What Types of Exotic Animals Make the Best Pets?
Exotic animals can make fascinating pets. But it is best to start small and consider all they might need to be happy and healthy before bringing them into your home.
Do you love animals in the wild? Are you brave enough to make a home for an animal that family, friends, and neighbors would consider, well, different? Are you unconventional, open-minded, and comfortable with the weird and unusual?
If the answer to these questions is yes, an exotic animal may be the right pet for you. Exotics are animals that aren't really domesticated the same way as cats, dogs, and horses. They also aren't commonly kept as pets like turtles, birds, and fish, either.
Exotics are like the animals you might see in a zoo, except the zookeeper is you. Owning an exotic pet is an intense experience of caring for an animal that can give you a unique taste of what it is like to still be close to the natural world.
There are adventurous animal lovers who keep crocodiles, scorpions, and even lions and tigers and bears in their homes. Not all exotic animals, however, are safe and legal, and some are definitely not for beginners. This article will introduce you to seven animals that make unique pets that just about anyone can keep healthy and happy at home.
Arthropods: Hissing Cockroaches, Millipedes, Scorpions, Tarantulas, and Land Crabs
Insects and arachnids don't make cuddly pets, but they are fascinating to watch—from the other side of the glass wall of their terrarium. Madagascar hissing cockroaches are easy to care for and live for three to five years. Mexican red-knee and Chilean tarantulas are happy in their terrarium as long as you keep them supplied with dried insects and an occasional misti or drip of water. Emperor scorpions are pettable. Moon crabs and other land crabs will happily dine on your leftovers. Kids are fascinated by millipedes.
The key to success with pet arthropods is to provide them with ample living space, and not to forget their food and water. Arthropods should be kept in glass terrariums, never plastic (and not in a Mason jar) for easy viewing.
Skunks (De-scented, also Spayed or Neutered)
Skunks that have had their scent glands surgically removed make playful pets. Just don't even consider bringing a skunk home until it has been de-scented! Spayed or neutered skunks are easier to manage as adults.
Rescuing a fox from a fur farm saves its life, and creates an opportunity to own an exotic pet. It is important to understand that all foxes are outdoor pets. They love to make their territory, and their scent becomes pungent in enclosed spaces. A fox will accept you as a companion, but will not be as devoted to you as a dog.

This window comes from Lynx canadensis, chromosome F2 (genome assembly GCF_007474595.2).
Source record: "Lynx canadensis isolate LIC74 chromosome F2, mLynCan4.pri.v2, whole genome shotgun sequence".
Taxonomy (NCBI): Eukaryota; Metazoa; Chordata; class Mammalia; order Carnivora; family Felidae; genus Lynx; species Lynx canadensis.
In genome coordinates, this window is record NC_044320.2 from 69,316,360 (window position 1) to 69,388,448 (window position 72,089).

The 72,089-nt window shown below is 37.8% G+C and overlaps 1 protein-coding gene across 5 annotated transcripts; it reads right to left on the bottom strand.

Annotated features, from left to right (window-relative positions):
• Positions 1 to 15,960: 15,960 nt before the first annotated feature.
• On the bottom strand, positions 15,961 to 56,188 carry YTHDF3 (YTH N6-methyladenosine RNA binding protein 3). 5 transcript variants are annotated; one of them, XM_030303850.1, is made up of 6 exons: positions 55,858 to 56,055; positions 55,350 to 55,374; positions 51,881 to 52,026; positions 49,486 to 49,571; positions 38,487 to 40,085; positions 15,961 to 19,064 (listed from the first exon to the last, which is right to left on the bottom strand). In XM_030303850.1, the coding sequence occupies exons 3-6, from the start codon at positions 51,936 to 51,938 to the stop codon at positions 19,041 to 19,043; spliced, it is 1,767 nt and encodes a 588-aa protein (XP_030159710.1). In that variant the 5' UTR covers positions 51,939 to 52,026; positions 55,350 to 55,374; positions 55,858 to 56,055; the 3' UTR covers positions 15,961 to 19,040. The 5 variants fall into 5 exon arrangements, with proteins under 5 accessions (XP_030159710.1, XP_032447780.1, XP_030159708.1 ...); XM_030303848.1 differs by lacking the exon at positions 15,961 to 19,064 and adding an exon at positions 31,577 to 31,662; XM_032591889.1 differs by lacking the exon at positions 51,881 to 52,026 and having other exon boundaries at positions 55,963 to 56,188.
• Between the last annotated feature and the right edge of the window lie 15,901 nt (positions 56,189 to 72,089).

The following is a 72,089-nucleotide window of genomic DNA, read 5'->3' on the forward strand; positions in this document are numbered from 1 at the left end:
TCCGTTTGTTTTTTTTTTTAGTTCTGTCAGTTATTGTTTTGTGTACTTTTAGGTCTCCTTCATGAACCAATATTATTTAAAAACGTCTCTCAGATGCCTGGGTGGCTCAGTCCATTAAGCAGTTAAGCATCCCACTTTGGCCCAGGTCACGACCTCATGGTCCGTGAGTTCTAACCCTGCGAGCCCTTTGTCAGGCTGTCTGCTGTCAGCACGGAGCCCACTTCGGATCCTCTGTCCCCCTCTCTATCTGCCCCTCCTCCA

Though short-tailed possums look like rodents, they are really marsupials, in the same family as koalas, wallabies, pademelons, bettongs, potoroos, and kangaroos. Fortunately for lovers of marsupials, short-tailed opossums don't require any kind of permit, and they are as easy to keep as gerbils.
Hybrid Serval Cats
Have you ever fantasized about saying "Here, Kitty" to a cheetah? Owning a cheetah, tiger, or lion requires getting a permit and providing expensive food and veterinary care, but hybrids of the smaller serval (bred with ordinary house cats) are the next best thing.
The serval is a small predator of the African savannah, native to the grasslands south of the Sahara Desert and north of the rainforests. It looks a lot like a small cheetah, with black stripes and spots on a golden yellow to buff-colored coat. Serval cats stand 21 to 24 inches (55 to 60 cm) tall and weigh 20 to 40 pounds (9 to 18 kg) when they are fully grown. They can mate with house cats.
You can get F1 hybrid serval cats that are 50 percent serval and 50 percent cat, down to F6 hybrid serval cats that have just a trace of serval genetics. The closer your pet is to its wild ancestor, the more "interesting" its behavior will be. It is important to keep in mind that a pure-bred serval cat can jump over a 7-foot (2-meter) enclosure. First-generation F1 hybrids offer the most entertainment (and cost more), but F2 through F6 hybrids are just house cats with "personality."
Can't find a hybrid serval cat? Consider a hybrid Bengal cat instead.
What To Consider Before Owning an Exotic Pet
If your desires in a pet run toward the "more exotic," here are some things to keep in mind:
- Wild felines demand an escape-proof enclosure. Even small wildcats are notorious for marking their territory when they are kept indoors (although hybridizing them with house cats reduces this tendency). Large wildcats require state and local permits and a rider on your homeowner's insurance policy.
- Non-human primates, such as monkeys and chimpanzees, require a tremendous amount of socialization to train them to be safe and pleasant companions. They also have psychological needs that are a challenge to meet in captivity.
- Some small exotics like coatimundis, genets, kinkajous, sloths, and tamanduas require large cages. They also require tropical conditions and a highly specialized diet.
Choosing The Best Exotic Pets for Your Lifestyle
Owning an exotic can be stressful both for the owner and for the pet. It is always best to start with small animals that are relatively easy to keep. If you choose to rehome an animal that has been abandoned by its owner or is slated for euthanasia by a zoo, be sure to consult with its keepers about housing requirements, heating and cooling requirements, socialization with other pets and people, diet, and vet care.